Deaf puppy learns sign language and knows how to follow hand signals to sit, spin and lie down

A deaf puppy has learned sign language in just eight weeks - and knows how to follow hand signals to sit, spin and lie down.

Rafa - a seven-month-old Spanish Water dog - has been learning sign language ever since owner, Jo Le Page, 41, discovered he couldn’t hear.

The pooch has learnt nine different signs including 'sit', 'stand', 'watch me', 'spin', 'give paw', 'lie down', 'come', 'stay' and 'safe' - where he will walk under Jo’s legs, turn around and stay there.

He can now also pick up a toy from the ground if Jo does a 'pick up' hand signal.

Rafa is continuing to learn more hand signals and Jo says his disability won't limit her dog's life.

She hopes people will stop being quick to put disabled dogs down or put them in a shelter.

Jo, a pre-school worker and author, from Guernsey, Channel Island, said: "Rafa would turn his head when other puppies heard noises and would follow all of them.

"He was always good at following cues of other puppies.

"He's very visually aware.

"Within a day of having him he wasn't respoding to any noise and he wouldn't wake up when we came in.

"He didn't respond loud drilling noise or the smoke alarm going off.

"He can feel vibrations.

“He particularly stood out to us as he wanted loads of cuddles and waited by the gate as we were leaving.

“The training is all done with hand signals. Thumbs up are used for praise.

“You can’t use hands in a negative way, so showing something to be unacceptable is difficult.

“This is only the beginning of his journey and we just take it a day at a time.”

Jo wasn’t aware Rafa was deaf when she first acquired him from a local breeder in June 2022.

But after discovering his hearing loss, Jo and her family wanted to continue looking after Rafa.

Jo looked up to learn sign language for dogs and says "it opened up a whole new world".

Within a day of having him, Jo’s family realised the pup was more motivated by toys and socks than by treats and so use them as a reward during training.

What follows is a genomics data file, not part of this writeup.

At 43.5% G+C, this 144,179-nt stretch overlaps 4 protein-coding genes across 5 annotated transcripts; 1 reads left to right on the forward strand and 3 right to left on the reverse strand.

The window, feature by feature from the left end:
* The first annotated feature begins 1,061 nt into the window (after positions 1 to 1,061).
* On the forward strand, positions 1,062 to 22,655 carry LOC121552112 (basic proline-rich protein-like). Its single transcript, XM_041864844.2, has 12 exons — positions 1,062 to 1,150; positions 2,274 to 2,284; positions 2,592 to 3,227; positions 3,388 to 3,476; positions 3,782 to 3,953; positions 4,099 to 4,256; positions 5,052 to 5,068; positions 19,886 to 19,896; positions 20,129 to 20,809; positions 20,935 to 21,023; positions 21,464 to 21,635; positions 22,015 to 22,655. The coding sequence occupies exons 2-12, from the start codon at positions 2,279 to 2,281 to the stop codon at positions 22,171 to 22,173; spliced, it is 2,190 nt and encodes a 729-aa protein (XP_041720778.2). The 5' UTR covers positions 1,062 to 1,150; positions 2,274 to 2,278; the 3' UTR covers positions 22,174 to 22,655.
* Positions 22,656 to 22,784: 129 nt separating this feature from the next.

“He is a typical puppy but with no awareness,” she said.

Rafa also won first prize in a junior handler competition at a local inclusive dog show just five months old.

“He is from a good line of show-dogs. This showcases how intelligent the breed are," Jo said.

“He’s better behaved out than at home.”

Rafa has just started therapy dog training to see if he can remain calm around things like wheelchairs and walking sticks.

Jo is hoping he will become a therapy dog and wants him to be able to cope and navigate different environments.

“He could potentially become one of the first deaf therapy dogs,” she said.

Jo - who has two children aged five and ten- said Rafa “has been a big education for the whole family".

“This is only the beginning of his journey and we just take it a day at a time," she said.

“Most people wouldn’t have bothered.

"Our initial thoughts were that it would be hard or impossible to train a dog who can't hear.

"We thought it would definitely be impossible to drop his lead on a walk. Education and training has proved that all of our fears were false.

"We have been amazed with how often he watches us, checks in with us and trots along next to or behind us.

"If we are walking as a family he looks to makes sure we are all present and in his line of sight, especially when road walking, and often won't move until the children are infront of him so he can keep an eye on them."